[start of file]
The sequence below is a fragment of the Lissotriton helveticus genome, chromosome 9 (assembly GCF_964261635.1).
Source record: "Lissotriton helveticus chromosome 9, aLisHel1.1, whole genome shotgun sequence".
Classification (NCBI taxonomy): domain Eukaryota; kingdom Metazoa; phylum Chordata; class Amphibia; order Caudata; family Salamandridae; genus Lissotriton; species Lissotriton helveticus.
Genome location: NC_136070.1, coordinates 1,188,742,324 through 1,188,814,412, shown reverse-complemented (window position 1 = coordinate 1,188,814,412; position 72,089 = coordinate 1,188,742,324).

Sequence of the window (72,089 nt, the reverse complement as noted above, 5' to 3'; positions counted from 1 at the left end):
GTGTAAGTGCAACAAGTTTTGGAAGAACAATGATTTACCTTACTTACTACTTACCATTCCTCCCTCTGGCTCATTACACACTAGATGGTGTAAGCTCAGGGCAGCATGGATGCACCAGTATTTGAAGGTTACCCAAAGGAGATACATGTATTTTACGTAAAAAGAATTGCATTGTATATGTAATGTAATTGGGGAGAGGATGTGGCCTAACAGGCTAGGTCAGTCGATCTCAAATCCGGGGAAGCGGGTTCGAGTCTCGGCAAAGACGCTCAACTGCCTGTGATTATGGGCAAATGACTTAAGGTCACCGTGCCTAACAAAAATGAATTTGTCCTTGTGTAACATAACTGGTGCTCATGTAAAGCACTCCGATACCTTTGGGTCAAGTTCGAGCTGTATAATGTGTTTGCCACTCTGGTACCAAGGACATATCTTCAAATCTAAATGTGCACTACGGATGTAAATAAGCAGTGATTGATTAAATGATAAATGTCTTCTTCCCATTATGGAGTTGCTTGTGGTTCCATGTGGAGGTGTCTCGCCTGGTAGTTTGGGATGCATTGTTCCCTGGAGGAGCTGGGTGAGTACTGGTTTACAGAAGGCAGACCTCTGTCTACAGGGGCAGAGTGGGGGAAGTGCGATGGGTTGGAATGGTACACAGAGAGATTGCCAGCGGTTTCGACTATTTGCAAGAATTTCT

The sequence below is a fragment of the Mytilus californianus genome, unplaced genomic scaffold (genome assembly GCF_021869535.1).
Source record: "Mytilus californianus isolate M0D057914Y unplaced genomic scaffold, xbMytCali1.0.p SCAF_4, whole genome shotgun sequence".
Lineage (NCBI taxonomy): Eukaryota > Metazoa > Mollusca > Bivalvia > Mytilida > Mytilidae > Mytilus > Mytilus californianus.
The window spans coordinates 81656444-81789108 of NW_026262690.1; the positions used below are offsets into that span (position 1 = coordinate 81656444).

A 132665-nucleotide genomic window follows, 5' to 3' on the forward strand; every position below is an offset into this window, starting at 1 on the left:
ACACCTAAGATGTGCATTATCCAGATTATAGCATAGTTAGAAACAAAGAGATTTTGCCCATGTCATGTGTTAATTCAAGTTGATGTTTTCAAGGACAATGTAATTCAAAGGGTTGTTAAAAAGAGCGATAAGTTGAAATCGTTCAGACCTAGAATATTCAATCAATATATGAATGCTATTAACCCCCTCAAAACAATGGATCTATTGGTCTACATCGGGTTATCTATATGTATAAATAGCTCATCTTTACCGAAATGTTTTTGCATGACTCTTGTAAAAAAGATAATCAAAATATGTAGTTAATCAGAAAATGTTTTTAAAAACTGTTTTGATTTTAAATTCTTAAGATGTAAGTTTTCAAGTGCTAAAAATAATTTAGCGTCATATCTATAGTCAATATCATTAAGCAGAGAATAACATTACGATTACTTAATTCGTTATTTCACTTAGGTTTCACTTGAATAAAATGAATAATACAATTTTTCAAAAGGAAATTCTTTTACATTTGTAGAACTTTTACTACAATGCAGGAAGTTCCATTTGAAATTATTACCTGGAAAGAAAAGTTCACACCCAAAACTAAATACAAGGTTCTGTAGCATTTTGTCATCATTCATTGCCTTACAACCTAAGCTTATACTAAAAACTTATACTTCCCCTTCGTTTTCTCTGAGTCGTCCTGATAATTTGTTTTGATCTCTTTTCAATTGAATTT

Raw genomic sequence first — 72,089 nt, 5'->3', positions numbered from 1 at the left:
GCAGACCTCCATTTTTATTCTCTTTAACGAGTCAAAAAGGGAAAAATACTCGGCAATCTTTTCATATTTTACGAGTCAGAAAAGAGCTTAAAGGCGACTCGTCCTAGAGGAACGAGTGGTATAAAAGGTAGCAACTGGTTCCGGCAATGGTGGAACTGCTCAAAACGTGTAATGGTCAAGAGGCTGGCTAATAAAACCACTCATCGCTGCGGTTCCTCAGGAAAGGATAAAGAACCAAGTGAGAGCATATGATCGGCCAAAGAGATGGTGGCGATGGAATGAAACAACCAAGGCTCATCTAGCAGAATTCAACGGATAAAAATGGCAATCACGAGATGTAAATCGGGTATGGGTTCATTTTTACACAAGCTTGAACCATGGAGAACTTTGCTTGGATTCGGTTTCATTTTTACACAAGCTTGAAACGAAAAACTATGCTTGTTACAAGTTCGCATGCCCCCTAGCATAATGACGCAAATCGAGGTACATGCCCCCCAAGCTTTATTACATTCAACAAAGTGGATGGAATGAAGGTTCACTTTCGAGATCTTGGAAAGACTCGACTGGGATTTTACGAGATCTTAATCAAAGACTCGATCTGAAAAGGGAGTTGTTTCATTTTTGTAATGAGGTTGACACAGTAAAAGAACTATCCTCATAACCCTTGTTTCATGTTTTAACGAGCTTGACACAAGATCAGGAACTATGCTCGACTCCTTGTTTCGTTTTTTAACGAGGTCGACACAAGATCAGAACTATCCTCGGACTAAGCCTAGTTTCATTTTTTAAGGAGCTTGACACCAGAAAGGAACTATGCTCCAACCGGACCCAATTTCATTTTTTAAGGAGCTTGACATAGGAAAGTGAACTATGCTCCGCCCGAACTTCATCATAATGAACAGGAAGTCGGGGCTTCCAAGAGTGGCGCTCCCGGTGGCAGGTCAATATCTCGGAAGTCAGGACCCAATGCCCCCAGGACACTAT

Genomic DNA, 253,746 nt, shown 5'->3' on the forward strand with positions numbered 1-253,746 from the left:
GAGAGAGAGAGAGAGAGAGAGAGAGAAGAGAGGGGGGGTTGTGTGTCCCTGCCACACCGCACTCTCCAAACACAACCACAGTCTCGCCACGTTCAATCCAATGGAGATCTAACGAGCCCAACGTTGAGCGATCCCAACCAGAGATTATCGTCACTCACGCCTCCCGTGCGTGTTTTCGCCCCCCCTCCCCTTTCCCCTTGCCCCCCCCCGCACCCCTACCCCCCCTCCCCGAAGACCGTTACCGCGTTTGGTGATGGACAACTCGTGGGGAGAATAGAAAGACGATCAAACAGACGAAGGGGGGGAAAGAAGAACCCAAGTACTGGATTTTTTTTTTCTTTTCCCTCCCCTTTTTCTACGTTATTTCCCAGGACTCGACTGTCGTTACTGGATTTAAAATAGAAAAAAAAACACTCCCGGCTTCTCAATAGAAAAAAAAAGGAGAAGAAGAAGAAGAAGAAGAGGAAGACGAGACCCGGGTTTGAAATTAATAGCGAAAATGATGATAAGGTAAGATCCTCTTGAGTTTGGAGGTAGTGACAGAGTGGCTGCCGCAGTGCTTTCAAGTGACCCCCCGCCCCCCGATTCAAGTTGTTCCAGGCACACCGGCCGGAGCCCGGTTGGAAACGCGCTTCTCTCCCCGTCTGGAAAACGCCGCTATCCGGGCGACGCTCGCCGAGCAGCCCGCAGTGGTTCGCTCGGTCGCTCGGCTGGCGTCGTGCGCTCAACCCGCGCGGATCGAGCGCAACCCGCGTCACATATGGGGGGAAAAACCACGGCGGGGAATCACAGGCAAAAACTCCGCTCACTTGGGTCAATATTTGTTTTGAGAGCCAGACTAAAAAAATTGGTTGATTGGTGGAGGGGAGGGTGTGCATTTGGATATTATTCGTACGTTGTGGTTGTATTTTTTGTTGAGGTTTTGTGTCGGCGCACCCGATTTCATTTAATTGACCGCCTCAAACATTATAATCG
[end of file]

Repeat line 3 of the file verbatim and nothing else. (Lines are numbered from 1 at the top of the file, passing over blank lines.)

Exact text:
Classification (NCBI taxonomy): domain Eukaryota; kingdom Metazoa; phylum Chordata; class Amphibia; order Caudata; family Salamandridae; genus Lissotriton; species Lissotriton helveticus.